Publicity described Radioactive as a film about a scientist with flash-forwards to show the results of her work. “Sounds boring,” I thought. Wrong. Never have I used the word “mesmerizing” about any film before, but Radioactive is exactly that.
Director Marjane Satrapi (Persepolis, The Voices) and screenwriter Jack Thorne (Wonder, The Fades ) combined their talents to create a film that excels in both story and graphical presentation. It uses the power of cinema to tell two stories at once and does it in a totally captivating way.
Radioactive examines the life of physicist and chemist Marie Sklodowska Curie, played by Rosamund Pike (Gone Girl, Watership Down). Curie discovered, among other things, radioactivity, and was the first woman to win the Nobel Prize and the only woman to win it twice.
Life in a Moment
The film begins at the end.
Structurally, Radioactive relies on the belief that as we die, our entire life flashes before our eyes. This is the journey we take with Madame Curie. An aged Curie collapses in a hospital and nurses put her on a gurney. Viewers see the hospital ceiling as she is pushed down the hallway and then share that last vision with her.
This structure allows the film to move freely in time. She clashes with members of the male-dominated French scientific establishment. As a little girl she comforts her dying mother in a hospital. She meets her eventual husband Pierre. The story develops like a mosaic out of these small pieces.
The film also jumps forward in time. To illustrate the unknowable outcome of scientific discovery, the nuclear bombing of Hiroshima is recreated. A flash-forward also moves to a hospital in the 1950s where a child receives radiation therapy for cancer. These moments evoke strong emotions.
Words, Sights, Sound
The writing and visuals enhance the story. There is a “Big Bang Theory moment” when Marie encounters future husband Pierre at a theater. She tells him, “I read your paper.” He replies, “I read your paper, too. And I enjoyed it.” This, apparently, is how scientists flirt.
Rosamund Pike as Marie delivers my favorite line from the film. While arguing with her sister about whether to stay in France, Marie says: “A hole in the ground in Poland is far superior to Paris.” Holes in the ground then recur as a visual element.
Another visual highpoint occurs when Pierre proposes, and they share their first kiss. Pierre and Marie have been walking at night along a dark street. In the distance some workers are doing something with a fire. When the kiss occurs, they are blocking the view of the workers, but we see smoke rising, as if from their embrace, and then flames.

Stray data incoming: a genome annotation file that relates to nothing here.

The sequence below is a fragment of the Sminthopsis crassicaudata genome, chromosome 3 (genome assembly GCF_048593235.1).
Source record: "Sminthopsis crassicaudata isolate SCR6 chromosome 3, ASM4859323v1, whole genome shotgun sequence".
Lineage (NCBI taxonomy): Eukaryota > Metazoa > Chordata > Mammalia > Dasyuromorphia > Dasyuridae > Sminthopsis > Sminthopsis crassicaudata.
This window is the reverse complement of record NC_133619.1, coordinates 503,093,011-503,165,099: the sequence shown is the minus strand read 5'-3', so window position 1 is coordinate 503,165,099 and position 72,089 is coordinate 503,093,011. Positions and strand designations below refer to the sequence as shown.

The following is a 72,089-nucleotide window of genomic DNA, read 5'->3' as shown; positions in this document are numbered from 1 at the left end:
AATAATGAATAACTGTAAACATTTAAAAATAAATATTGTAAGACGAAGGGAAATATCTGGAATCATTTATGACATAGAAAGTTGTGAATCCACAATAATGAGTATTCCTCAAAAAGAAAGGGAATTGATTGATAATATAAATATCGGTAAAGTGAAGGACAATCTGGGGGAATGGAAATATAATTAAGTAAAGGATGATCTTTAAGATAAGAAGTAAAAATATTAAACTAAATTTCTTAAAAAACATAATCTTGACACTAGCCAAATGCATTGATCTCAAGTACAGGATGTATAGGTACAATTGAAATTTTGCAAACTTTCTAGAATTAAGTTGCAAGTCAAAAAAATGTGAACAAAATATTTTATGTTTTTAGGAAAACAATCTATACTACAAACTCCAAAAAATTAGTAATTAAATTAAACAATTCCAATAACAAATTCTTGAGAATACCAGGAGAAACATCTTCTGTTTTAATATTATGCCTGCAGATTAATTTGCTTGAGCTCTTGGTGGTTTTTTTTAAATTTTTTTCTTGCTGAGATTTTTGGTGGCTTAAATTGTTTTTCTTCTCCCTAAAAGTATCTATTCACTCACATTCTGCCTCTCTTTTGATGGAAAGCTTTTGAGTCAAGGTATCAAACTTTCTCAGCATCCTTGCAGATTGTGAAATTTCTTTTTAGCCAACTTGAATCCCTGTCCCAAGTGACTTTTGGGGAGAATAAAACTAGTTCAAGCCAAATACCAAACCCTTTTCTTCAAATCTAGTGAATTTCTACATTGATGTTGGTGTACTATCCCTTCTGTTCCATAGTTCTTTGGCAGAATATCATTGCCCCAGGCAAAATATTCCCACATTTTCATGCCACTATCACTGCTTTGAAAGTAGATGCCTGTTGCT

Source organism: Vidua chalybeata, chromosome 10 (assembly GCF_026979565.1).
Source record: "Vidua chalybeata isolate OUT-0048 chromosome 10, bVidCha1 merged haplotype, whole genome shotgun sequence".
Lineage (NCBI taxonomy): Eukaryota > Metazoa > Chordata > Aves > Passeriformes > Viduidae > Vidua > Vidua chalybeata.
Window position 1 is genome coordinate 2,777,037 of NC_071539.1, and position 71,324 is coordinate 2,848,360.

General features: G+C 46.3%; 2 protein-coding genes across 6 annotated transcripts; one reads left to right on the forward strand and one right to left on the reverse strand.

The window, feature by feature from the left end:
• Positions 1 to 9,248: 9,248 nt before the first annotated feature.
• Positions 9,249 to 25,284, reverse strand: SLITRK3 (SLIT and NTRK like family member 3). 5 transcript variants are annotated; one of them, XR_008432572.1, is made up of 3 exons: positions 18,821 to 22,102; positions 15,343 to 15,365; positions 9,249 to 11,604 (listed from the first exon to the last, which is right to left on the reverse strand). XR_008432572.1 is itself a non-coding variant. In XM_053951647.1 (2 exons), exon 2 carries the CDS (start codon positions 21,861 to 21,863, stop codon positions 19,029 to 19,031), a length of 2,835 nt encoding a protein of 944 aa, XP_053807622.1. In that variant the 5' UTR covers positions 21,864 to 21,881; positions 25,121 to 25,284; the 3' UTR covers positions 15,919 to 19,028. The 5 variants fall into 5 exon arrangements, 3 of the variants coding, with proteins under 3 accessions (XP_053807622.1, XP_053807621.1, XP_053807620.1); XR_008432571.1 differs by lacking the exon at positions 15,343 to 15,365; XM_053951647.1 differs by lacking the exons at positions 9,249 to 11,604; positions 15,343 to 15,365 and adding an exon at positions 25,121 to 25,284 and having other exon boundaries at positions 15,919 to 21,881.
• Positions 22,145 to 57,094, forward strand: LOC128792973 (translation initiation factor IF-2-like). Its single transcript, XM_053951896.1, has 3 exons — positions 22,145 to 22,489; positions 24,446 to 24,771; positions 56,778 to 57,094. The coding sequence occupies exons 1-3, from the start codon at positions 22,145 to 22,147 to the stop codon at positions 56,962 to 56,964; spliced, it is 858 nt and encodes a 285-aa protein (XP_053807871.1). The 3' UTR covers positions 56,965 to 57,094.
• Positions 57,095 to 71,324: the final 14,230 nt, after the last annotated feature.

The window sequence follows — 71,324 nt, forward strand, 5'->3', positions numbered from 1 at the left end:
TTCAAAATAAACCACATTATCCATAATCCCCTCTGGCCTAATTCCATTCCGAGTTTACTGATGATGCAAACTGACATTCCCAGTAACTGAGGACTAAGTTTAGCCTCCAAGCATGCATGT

The editing also impressed me. Marie’s first child is “created” by a visual trip from impregnation to morning sickness to baby all in a minute.
I found the music fascinating, too. A mix of electronic and ethereal sounds pervade the film – at times mystical, but at the same time suggesting a solution boiling in a laboratory.
Game of Thorne’s
Film Independent, an LA based organization for industry pros and film lovers, sponsored an online Q&A with writer Jack Thorne.
Jenifer Wilson, senior programmer for Film Independent, talked with Thorne about his writer’s journey. She asked him how he broke in.
Thorne explained, “I’m a person who likes to throw as much stuff against the wall as possible. I made short films and wrote for theater.”
Thorne particularly enjoyed the theatrical experience. “The wonderful thing about theater,” he said, “is that you get to see your story get made over and over again.”
His experience with Radioactive was different.
Wilson asked him if director Marjane Satrapi had him on the set, consulting as the film was made.
“Not much,” he said. “Marjane had a story she wanted to tell, and she was there making that film. She would have had me there for television. The writer needs to be there for that. With film it’s a director’s medium. Maybe I give up too easily. Your story is the script, but the director’s is the film.”
Wilson asked if he had needed to do much research for Radioactive.
“The thing I needed someone to explain to me,” he admitted, “was her genius. This is how the atom works. This is the misunderstanding she corrected. They gave me science lessons.”
Wilson wondered how Thorne felt about the women’s rights issues raised by the film.
Thorne observed, “Pierre was pretty enlightened for his time. He had unrealized prejudices, but from what I gathered he never tried to make it less than a full partnership. The thing with their marriage and the extraordinary thing about Marie’s life, is that this incredible scientist took on the world and even when she succeeded, the world rejected her. And then she dusted herself off and did it again.”
This film destroyed two of my filmic prejudices. I picked up the belief that anything going “straight to DVD” (and later, to streaming) was going there because it wasn’t good enough to go to a theater. Radioactive was as good as or better than any film I remember seeing at a theater. The second prejudice: you can’t expect a great film to be made from a graphic novel (a.k.a., a comic book). Again, Radioactive blew away that belief.
The film can be purchased online and viewed through Amazon Prime. Watch the trailer below.